The war began in 2011, as Assad started firing on peaceful Arab Spring protesters. Syria before this was a multicultural country with many different factions living together united. As things heated up, the protesters fired back, many soldiers from the Syrian Army joined them and began an armed rebellion. Extremist groups from Iraq, like Al-Qaeda, joined with the rebels in order to aid them. Meanwhile, Assad began releasing jihadi prisoners to tinge the rebellion with extremism and make it more difficult for foreign forces to back them.
2012 – Proxy War
Kurdish groups in northern Syria, a long downtrodden group who have sought autonomy in the past, took up arms against the Assad regime. As Iran became involved in 2012, the civil war turned into a proxy war, as they deployed hundreds of soldiers on the ground on behalf of Assad. The oil-rich gulf states intervened on the rebels behalf and sent money and weapons through Turkey and Jordan. By mid-2012 Hezbollah invaded Syria on Assad’s behalf.
2013 – Intervention of the US
Of course the gulf states responded by sending even more money and weapons to the rebels. At this point it became clear that the Syrian conflict is a secular war. Many of the countries backing the rebels are Sunni powers, whereas those backing Assad are Shi’a. In August of 2013, Assad used chemical weapons on rebel-controlled cities, killing thousands of innocent civilians. Appalled by these atrocities, the US and France condemned Assad and began training Syrian rebels on the ground. Assad’s ally Russia asked the Syrian Government to give up their chemical weapons to avoid US air strikes. However, it is very clear from 2013 that the US opposes Assad, while Russia backs him.
2014 – The rise of ISIS
In February 2014, the war shifted as an Al-Qaeda affiliate from Iraq splitted from the rebels and gained its own territory. The new group, calling itself the Islamic State of Iraq and Syria (ISIS), actually became Al Qaeda’s enemy. ISIS started fighting other rebel groups as well as the Kurds, and quickly gained territory, establishing a mini-state. Though it would seem that everyone in Syria would be more motivated to destroy ISIS at this point, this actually complicated the war massively. The US and France now will not back Syrian rebels who do not fight ISIS. The Kurds now receive little support and, historically, they received a great deal of support from the US following the Gulf War. It’s established now that there is no force in Syria that has the same motivations, with not only the internal, but also external forces, unable to really work towards a common goal.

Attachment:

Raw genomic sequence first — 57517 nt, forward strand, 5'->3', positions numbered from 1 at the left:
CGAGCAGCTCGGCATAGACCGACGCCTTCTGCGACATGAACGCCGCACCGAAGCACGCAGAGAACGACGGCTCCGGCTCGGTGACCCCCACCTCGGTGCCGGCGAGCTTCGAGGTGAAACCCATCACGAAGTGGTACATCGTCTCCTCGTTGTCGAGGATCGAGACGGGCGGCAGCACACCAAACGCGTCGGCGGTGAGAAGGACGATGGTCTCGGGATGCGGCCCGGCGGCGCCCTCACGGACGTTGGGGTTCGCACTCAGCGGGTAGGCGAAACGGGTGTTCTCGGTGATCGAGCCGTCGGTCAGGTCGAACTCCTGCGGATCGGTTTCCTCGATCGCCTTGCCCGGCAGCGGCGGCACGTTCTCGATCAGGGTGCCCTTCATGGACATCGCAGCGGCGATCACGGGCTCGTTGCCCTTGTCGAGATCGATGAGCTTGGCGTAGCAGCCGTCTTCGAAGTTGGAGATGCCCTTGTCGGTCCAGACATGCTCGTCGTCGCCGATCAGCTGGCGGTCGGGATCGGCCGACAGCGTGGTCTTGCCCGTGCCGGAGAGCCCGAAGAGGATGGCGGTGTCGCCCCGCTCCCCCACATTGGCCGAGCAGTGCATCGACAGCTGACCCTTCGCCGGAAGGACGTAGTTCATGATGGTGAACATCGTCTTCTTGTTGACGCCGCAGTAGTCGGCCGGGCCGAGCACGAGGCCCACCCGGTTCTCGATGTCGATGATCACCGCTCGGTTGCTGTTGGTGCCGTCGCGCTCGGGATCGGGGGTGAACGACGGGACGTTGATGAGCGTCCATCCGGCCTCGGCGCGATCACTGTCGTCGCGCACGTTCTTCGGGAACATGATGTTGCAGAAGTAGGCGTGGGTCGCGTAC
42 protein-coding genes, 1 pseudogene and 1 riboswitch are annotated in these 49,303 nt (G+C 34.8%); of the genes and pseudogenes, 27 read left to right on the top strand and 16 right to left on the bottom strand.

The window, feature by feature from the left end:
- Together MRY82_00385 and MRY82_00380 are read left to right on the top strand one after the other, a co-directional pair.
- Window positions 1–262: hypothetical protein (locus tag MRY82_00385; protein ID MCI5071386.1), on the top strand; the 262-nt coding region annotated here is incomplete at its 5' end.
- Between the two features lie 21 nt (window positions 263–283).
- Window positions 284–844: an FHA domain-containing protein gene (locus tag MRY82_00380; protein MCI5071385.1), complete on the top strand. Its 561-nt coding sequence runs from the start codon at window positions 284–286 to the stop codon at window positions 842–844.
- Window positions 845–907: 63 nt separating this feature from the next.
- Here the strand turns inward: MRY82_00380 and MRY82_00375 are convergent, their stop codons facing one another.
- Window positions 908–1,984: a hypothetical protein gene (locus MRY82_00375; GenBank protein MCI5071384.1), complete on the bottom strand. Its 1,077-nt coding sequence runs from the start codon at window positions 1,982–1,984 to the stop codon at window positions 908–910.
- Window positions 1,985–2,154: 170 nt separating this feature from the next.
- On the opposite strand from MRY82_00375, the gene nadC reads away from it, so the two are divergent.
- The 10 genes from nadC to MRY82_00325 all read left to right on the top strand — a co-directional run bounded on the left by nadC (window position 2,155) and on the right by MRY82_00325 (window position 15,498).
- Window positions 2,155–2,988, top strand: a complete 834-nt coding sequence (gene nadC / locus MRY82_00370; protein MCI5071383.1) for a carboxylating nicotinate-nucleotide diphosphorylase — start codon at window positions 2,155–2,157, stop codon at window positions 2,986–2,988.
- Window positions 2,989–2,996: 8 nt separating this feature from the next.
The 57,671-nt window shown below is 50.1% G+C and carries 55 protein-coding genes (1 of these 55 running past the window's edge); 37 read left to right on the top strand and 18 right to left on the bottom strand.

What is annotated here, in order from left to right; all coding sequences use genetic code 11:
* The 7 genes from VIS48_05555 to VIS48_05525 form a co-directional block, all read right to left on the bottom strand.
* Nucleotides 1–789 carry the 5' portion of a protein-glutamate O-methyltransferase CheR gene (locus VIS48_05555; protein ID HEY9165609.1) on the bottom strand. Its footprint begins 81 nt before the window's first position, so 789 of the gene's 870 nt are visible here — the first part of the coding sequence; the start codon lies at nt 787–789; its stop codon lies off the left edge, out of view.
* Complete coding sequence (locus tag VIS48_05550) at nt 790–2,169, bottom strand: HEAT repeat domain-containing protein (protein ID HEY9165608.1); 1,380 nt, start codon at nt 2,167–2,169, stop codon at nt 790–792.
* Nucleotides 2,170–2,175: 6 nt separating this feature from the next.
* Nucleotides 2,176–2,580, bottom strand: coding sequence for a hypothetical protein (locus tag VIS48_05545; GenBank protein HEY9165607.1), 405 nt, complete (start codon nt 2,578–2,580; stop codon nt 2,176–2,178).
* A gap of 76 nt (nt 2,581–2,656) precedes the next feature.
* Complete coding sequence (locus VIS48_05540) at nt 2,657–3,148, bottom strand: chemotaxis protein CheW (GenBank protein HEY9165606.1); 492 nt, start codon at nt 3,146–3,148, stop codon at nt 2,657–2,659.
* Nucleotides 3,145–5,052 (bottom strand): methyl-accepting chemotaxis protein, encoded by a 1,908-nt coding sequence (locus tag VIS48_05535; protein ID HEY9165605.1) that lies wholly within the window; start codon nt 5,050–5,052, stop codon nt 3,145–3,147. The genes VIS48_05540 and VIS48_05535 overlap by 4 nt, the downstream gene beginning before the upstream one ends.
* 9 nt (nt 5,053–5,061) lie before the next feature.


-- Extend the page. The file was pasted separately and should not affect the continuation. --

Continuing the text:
2015 – Turkey, Russia and the UK became involved.
Turkey, though already involved in the Syrian war by training rebels, began bombing Kurdish forces in the North. This deepened tensions with the US, as they are part of NATO, but bombing the US-backed Kurdish rebellion at the same time. In the meantime, Assad began losing ground and actually controlled only a small strip of land on the western coast of Syria, with ISIS controlling the majority of the land and the Free Syrian Army and the Kurds controlling large portions. Russia then intervened as well, declaring that they will only be bombing ISIS. However, the evidence proves they are in fact bombed mostly Syrian-rebel-controlled cities like Aleppo. Assad began gaining ground again, and the rebels and ISIS seemed to lose it as the US launched airstrikes on ISIS-controlled areas like Al-Raqqah.
This was the general situation ahead of the Paris attacks. However, since then Russia began bombing ISIS frequently, and the city of Aleppo is under siege as Assad is battling for dominance. Turkey directly opposed Russia – and Assad, by bringing down a Russian fighter jet flying in its airspace. The UK voted in favour of airstrikes in Syria, and will concentrate on defeating ISIS. France also stepped up their game and led a number of airstrikes in Northern Syria. The French government officially declared war on ISIS, recognising it as a state, and asked many of its allies to get involved in the Syrian war, under the UN.